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Sprint hoping customers will pocket Net access

The company unveils a prepaid Internet access card that will allow people to buy a set amount of minutes and use them from any computer.

You can get prepaid long-distance calling cards and prepaid wireless phones, so why not prepaid Internet access?

That was Sprint's argument as it announced Tuesday a new program in which consumers can buy a set amount of Internet access on a calling card and use those minutes from any computer without going through another Internet service provider. The Westwood, Kan., company said the card will be most useful to infrequent Internet users who do not need unlimited access and to frequent travelers who use multiple PCs.

But Bruce Kasrel, an analyst at Forrester Research, said he does not see the card getting a great deal of consumer acceptance. He said any consumer who would go through the effort to obtain a card most likely already has Internet access.

"This is more of an emergency type of service," he said.

The announcement is the latest in a string of moves by Sprint to reposition itself as a data services provider. The company's stock has lost two-thirds of its value in the last six months, and chief executive William Esrey has said moving out of the eroding long-distance market is a must for the third-largest provider in that market.

The Sprint Prepaid Internet card will allow people to send and receive email as well as surf the Web. The amount of remaining minutes available will be checkable through Sprint's Web site via a personalized home page. In addition to infrequent Internet users and travelers, parents could use the card to control the amount of time their children spend online, Sprint said in a statement.

However, Kasrel said the cards cannot compete with free ISP services such as NetZero, although he did acknowledge that some free ISPs have been shutting down lately.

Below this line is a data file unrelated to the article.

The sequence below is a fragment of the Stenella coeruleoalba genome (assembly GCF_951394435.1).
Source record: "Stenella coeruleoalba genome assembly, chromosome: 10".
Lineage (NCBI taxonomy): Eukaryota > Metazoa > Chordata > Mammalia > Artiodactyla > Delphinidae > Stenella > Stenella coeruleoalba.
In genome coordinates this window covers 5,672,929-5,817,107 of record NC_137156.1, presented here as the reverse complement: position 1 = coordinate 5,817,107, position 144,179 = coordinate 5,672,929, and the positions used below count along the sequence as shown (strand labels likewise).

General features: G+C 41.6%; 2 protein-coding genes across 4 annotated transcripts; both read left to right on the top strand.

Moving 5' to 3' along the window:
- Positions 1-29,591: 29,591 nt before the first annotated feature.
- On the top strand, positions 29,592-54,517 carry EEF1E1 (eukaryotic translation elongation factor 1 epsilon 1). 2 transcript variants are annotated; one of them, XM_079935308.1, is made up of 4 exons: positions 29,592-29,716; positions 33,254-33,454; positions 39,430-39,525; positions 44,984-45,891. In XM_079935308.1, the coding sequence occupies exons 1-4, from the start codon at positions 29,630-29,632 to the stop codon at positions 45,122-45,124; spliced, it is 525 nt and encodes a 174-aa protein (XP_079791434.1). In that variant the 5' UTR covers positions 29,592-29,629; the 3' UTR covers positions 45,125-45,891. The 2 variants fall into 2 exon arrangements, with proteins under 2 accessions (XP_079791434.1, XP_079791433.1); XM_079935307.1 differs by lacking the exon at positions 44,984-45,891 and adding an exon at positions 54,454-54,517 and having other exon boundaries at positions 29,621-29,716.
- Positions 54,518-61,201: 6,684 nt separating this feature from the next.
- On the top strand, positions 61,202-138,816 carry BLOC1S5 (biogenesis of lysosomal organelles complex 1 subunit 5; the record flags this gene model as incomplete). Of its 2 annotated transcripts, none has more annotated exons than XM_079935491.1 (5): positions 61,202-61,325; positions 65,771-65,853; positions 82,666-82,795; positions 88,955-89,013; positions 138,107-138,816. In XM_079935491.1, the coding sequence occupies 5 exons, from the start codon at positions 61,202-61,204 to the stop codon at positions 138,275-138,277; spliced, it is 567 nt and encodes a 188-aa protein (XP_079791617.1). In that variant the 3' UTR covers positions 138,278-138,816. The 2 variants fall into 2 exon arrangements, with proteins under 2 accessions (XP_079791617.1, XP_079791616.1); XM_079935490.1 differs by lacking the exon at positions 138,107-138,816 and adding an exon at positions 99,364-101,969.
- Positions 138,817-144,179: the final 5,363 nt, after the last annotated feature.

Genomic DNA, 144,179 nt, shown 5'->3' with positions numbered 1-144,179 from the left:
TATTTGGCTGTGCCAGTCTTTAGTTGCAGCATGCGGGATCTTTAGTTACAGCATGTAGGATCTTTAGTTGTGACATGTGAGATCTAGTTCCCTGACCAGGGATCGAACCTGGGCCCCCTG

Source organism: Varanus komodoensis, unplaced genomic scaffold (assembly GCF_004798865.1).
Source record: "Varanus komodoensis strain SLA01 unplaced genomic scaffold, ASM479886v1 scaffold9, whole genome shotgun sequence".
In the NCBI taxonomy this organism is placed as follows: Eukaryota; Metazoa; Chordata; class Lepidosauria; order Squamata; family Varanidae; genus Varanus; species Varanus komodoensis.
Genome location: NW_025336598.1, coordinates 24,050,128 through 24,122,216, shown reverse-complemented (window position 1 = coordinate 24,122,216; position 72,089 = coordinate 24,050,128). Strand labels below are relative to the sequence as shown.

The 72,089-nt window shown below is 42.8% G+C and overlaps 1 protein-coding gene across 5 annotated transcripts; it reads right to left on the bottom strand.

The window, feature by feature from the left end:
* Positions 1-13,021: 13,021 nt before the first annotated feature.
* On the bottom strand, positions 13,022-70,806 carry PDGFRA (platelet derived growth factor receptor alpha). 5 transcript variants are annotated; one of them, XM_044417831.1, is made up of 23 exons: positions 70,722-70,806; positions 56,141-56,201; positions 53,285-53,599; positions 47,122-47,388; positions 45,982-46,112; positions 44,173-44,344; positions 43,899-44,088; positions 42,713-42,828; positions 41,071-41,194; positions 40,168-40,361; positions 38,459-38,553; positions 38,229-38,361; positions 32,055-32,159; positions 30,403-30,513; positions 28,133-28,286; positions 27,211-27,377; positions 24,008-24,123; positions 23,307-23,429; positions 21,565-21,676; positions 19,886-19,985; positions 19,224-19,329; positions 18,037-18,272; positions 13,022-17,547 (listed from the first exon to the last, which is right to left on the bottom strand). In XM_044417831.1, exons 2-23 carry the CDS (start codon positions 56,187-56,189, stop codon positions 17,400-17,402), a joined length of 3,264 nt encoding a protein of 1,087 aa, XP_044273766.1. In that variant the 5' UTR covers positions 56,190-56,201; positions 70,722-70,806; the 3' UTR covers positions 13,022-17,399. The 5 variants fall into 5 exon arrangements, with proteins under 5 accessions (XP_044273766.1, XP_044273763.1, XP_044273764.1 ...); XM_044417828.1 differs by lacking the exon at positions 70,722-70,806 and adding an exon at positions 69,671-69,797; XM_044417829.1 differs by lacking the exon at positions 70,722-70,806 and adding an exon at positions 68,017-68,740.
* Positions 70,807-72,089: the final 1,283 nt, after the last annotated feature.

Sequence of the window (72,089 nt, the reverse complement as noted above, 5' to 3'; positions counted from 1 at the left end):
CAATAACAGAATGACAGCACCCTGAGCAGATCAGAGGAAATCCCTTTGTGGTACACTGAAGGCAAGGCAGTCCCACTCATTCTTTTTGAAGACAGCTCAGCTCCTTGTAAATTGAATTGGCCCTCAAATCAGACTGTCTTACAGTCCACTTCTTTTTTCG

"Once they're all out of business, maybe this (prepaid ISP access) is interesting," Kasrel said.

Kasrel said he did not believe travelers would buy the card because "business travelers have laptops and nearly all of them by now have a nationwide Internet provider." The card is best suited for computers without Internet access accounts already on them, Kasrel said, which he said are increasingly rare.

Sprint did not disclose the per-minute rate it would charge, and a company representative could not be reached for comment. But a Sprint statement said the card would be suitable for someone using the Internet less than 12 hours per month. Assuming a $20 per month unlimited fee for an average ISP, Sprint would have to offer a rate less than $1.67 per hour, or 2.7 cents per minute, to be competitive. It was also unclear Tuesday when the company would make the card available.

Sprint's Internet service is aided by the fact that it owns its own nationwide fiber-optic network and is rapidly expanding the number of data centers it operates around the United States. The company also recently launched an e-Solutions Web hosting unit.